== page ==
Seawall and concrete living quarters, Hashima.
Mistubishi voluntarily gave Hashima to the town of Takashima in 2002, which itself was merged into part of Nagasaki-shi (Nagasaki City) in 2005. That means Hashima is part of Nagasaki now. 

Back in 2007, Nagasaki set about re-opening Hashima as a tourist destination - though mindful that not all of the buildings were safe for visitors. It was also attempting to put the island and its Japan-first concrete buildings on the UNESCO World Cultural Heritage List.

Needless to say, neither plan was welcomed by Truth Commission on Forced Labor under the Japanese Colonial Rule of South Korea.
Hashima pre-1974 boasted a school for its workers' kids.  

The South Korean group criticized the Nagasaki attempt to develop Hashima as a tourist destination while covering up their crimes against Koreans.

Lee Jae-cheol, spokesperson of the commission, says: “Nagasaki’s attempt to put Hashima Island where Koreans suffered so much on the World Heritage List is in line with the Japanese government’s attitude of whitewashing its history. We will take appropriate actions in relation to Nagasaki’s moves.”

Because of the architecture, Hashima has gained some international attention not only as one of the modern international heritages in the region, but also as the housing complex remnants in the years from Taishō era to Shōwa era.

Hashima was not the most picturesque place to live even in pre-1974.
The main problem regarding the re-opening of the island for tourism is that since being abandoned in 1974, the island has not been maintained and several buildings have already collapsed. Other existing buildings could still collapse, though some collapsed exterior walls have been restored with concrete. It was evened mentioned in the premier season (2009) of the History Channel's Life After People television show noting how after only 35 years, buildings would fall into absolute decay.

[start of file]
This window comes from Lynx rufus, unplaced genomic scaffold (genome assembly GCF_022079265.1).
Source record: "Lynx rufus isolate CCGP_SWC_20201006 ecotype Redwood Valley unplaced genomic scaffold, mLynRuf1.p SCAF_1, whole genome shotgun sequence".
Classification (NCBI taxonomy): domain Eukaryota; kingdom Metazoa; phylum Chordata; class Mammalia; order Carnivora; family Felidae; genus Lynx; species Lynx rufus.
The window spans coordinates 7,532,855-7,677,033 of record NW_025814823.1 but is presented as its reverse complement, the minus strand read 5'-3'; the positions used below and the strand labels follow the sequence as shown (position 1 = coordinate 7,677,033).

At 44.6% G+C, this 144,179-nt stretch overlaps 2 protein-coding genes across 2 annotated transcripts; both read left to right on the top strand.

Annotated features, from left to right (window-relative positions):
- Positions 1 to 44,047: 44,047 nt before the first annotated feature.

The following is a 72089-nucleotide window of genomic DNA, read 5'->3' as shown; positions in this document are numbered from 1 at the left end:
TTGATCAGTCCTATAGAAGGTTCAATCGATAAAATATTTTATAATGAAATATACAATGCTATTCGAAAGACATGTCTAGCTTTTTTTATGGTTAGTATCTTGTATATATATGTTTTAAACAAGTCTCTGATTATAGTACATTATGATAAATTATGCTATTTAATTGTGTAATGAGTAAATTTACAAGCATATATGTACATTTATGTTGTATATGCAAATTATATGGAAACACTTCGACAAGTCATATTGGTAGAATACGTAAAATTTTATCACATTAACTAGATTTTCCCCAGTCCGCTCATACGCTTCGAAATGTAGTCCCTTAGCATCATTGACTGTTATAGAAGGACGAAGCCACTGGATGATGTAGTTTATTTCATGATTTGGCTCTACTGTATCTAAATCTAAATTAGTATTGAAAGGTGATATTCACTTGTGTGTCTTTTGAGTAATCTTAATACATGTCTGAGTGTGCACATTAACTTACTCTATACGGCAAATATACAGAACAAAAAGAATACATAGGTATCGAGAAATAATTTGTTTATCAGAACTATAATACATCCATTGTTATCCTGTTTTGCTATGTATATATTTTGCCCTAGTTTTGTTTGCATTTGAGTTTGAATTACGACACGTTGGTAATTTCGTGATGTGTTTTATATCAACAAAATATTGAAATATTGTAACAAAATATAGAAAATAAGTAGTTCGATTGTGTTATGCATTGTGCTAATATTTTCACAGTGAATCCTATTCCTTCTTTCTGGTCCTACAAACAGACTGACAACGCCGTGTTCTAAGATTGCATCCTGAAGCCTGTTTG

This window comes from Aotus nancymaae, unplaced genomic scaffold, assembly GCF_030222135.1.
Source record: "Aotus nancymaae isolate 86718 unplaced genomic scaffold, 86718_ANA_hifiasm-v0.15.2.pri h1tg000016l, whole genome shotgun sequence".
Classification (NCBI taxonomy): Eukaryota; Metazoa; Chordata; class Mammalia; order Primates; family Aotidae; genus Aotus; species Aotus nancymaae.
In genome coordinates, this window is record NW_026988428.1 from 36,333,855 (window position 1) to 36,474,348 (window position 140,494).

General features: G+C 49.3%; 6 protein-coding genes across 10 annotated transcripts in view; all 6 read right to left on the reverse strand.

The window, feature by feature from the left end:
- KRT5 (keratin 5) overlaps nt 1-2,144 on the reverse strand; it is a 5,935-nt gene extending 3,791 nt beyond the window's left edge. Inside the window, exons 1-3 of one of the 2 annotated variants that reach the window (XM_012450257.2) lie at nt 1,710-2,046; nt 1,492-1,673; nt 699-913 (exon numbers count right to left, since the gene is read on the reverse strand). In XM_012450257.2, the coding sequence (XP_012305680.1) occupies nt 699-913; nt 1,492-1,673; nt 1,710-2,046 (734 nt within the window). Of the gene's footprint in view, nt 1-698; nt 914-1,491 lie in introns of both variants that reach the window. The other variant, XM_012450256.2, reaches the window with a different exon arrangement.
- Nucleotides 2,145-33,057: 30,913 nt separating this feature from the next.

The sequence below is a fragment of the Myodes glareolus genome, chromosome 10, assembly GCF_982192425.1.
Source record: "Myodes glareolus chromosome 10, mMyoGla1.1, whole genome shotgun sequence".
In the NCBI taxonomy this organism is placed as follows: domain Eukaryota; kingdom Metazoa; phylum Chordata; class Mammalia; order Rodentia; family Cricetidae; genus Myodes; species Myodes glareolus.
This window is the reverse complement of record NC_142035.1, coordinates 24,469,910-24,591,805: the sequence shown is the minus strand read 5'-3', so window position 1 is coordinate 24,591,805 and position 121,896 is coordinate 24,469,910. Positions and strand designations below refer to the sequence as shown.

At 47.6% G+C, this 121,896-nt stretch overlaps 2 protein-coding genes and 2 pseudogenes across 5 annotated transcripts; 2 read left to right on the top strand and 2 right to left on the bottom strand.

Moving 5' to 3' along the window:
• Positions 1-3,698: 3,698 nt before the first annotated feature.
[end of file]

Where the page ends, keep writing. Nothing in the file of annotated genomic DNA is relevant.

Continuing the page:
To fully make all of the buildings safe for human visitors, quite obviously a large amount of money and Korean laborers would required, neither of which appears to be forthcoming. 

Still, travel to Hashima was re-opened on April 22, 2009 after 35 years of closure. It is not currently on the UNESCO World Cultural Heritage List.

UPDATE: In the new 2012 James Bond movie Skyfall, chief villain Raoul Silva (played by Javier Bardem) set up his base of operation on this island.

Files by Andrew Joseph


  1. I'll bet the fishing off the pier is awesome!

  2. I love quiet places and small communities, so if they ever cleared that island, rebuilt it and made it habitable- I'd love to move there! As long as it had the internet, of course =P
    I'd make myself the resident English teacher! =D

  3. Nice article. Maybe a correction... Mathematically I don't think the population density could have been 216,264 per sq mile if 5,259 people occupied the 15 sq mile island.

    1. hey - thanks... well... I guess it depends on how many ACRES are in a square mile. The island is only 15 acres - NOT square miles. However... Math is not my strong suit... freely admitted... but dammit... I'll double check over the weekend when hopefully my mind is clear. Too many work deadlines and PS3 baseball right now.